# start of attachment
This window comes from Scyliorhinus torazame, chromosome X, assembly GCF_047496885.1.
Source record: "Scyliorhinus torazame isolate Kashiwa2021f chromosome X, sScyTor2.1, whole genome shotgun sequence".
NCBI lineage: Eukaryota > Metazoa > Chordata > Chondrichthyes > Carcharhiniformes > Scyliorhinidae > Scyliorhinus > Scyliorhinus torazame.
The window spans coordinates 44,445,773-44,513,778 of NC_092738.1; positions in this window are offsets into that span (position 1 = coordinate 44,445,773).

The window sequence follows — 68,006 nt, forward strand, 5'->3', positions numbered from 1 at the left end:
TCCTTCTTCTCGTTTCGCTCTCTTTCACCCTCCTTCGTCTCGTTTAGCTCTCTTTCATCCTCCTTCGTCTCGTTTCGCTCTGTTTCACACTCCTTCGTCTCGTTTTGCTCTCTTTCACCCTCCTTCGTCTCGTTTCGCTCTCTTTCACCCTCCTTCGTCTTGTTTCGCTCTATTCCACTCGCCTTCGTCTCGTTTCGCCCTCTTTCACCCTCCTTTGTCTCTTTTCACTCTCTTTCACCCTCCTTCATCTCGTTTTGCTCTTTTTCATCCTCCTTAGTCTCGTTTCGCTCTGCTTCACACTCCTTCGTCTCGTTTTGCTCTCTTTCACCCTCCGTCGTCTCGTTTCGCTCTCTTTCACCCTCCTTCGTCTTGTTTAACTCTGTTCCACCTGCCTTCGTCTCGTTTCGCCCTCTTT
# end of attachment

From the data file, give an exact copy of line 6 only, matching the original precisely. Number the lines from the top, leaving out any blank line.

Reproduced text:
TCCTTCTTCTCGTTTCGCTCTCTTTCACCCTCCTTCGTCTCGTTTAGCTCTCTTTCATCCTCCTTCGTCTCGTTTCGCTCTGTTTCACACTCCTTCGTCTCGTTTTGCTCTCTTTCACCCTCCTTCGTCTCGTTTCGCTCTCTTTCACCCTCCTTCGTCTTGTTTCGCTCTATTCCACTCGCCTTCGTCTCGTTTCGCCCTCTTTCACCCTCCTTTGTCTCTTTTCACTCTCTTTCACCCTCCTTCATCTCGTTTTGCTCTTTTTCATCCTCCTTAGTCTCGTTTCGCTCTGCTTCACACTCCTTCGTCTCGTTTTGCTCTCTTTCACCCTCCGTCGTCTCGTTTCGCTCTCTTTCACCCTCCTTCGTCTTGTTTAACTCTGTTCCACCTGCCTTCGTCTCGTTTCGCCCTCTTT